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'error label'
1997\09\19@113247 by engelec

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Hi to all pic microcontroller Engineers.

I have two questions for you.

1. What is the reason when I  label name error Mplab doesnât like it
displays symbol previously not defined. when I change  it to something
else works ok. How can find
out what to lable.is there any specific names that shouldnât use?

2. the way I understood about cblock is it is automatic equation that
compiler
will find empty location and use it. let say I am using simple table
code when
I use cblock it doesnât work when I use manual way  like xxxx equ     xxx
works ok. Could you tell me when should I use Cblock instraction. the
way I use it

       cblock  0x00
       test
       endc


Andre                                   thank you for any help.

1997\09\19@145302 by Andrew Warren

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Andre Abelian <spam_OUTengelecTakeThisOuTspamearthlink.net> wrote:

> 1. What is the reason when I  label name error Mplab doesn't like it
> displays symbol previously not defined. when I change  it to
> something else works ok. How can find out what to lable.is there any
> specific names that shouldn't use?

   Andre:

   MPASM doesn't let you use "ERROR" as a label name because there's
   an assembler directive called "ERROR"... For the same reason, you
   can't use "EQU", "ORG", "MACRO", or any of the other directives
   as label names.

> 2. the way I understood about cblock is it is automatic equation
> that compiler will find empty location and use it. let say I am
> using simple table code when I use cblock it doesn't work when I use
> manual way  like xxxx equ     xxx works ok. Could you tell me when
> should I use Cblock instraction. the way I use it
>
>         cblock  0x00
>         test
>         endc

   CBLOCK doesn't automatically find empty locations; it just
   assigns sequential values to a list of symbols.  To use it
   properly, you must specify a valid starting address... For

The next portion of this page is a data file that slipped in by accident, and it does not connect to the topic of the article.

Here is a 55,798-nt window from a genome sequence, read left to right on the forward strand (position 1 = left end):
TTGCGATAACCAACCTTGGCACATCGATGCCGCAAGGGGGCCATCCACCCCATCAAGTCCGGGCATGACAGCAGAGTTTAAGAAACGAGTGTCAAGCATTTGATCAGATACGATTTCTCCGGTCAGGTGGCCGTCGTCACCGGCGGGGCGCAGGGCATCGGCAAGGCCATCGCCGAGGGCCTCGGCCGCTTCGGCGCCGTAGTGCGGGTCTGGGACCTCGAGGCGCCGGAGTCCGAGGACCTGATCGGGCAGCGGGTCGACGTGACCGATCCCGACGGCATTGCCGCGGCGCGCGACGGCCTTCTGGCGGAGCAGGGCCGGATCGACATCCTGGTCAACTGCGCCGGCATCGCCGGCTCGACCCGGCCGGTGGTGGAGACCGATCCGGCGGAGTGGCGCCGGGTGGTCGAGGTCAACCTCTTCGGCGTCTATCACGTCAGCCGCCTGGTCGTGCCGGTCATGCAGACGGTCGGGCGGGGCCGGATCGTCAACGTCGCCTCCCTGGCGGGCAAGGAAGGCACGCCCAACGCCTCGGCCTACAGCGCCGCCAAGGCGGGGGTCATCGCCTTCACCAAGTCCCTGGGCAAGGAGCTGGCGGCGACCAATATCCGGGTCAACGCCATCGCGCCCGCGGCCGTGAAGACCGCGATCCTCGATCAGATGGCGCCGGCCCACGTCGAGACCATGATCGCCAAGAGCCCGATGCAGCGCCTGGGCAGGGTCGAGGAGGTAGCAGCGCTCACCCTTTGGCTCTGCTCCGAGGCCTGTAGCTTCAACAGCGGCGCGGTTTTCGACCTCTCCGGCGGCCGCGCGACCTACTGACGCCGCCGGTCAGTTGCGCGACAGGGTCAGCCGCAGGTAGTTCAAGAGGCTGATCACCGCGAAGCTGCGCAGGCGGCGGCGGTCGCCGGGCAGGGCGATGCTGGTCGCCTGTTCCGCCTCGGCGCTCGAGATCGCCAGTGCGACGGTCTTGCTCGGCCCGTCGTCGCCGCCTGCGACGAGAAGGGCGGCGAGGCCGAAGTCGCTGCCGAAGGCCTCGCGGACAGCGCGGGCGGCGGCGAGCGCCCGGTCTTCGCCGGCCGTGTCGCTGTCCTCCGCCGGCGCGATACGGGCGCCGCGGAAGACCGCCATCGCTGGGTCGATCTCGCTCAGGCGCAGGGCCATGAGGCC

example:

       CBLOCK 0x20
       TEST1
       TEST2
       ENDC

   The above fragment will assign TEST1 to 0x20 and TEST2 to 0x21;
   it's equivalent to:

       TEST1   EQU     0x20
       TEST2   EQU     0x21

   -Andy

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===
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=== Fast Forward Engineering - Vista, California
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1997\09\19@175408 by lilel

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> Could you tell me when
> should I use Cblock instraction. the way I use it
>
>         cblock  0x00
>         test
>         endc

Cblock begins initializing variables at the memory location you
specify.  CBLOCK 0x00 begins assigning labels to memory locations at
file address 00, which is the INDF register (in the '620)

You have to begin CBLOCK at an available file address.  the '620's
first available address is 0x0d, on the '54 it is 0x07.

TRY:

      cblock   0X20  ;(Or whatever the first
                              ; available general purpose register
                                ;is)
         TEST
         COUNTER1
         ENDC


Best Regards,

Lawrence Lile

1997\09\19@215116 by Shane Nelson

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On Fri, 19 Sep 1997, Lawrence Lile wrote:
>
> You have to begin CBLOCK at an available file address.  the '620's
> first available address is 0x0d, on the '54 it is 0x07.
>
>  TRY:
>
>        cblock   0X20  ;(Or whatever the first
>                                ; available general purpose register
>                                  ;is)
>           TEST
>           COUNTER1
>           ENDC
>
>
> Best Regards,
>
> Lawrence Lile
>

I've found a slightly different approach to be somewhat more
portable. I keep headers for each different pic that I use in
their own seperate dirs, ie:

       c:\code\16f84\reg.h
       c:\code\16c54\reg.h

In the reg.h I'll define a variable called "FirstRam", then I
just include the reg.h from the correct directory.  My first
cblock statement becomes:

       cblock  FirstRam
               ...
               bunch_of_variables
               ...
       endc


Using this method you can easily use the same code on different
processors.  Then just make sure you get the correct reg.h file,
and handle all tris/option/memory differences approriatly.

-Shane.

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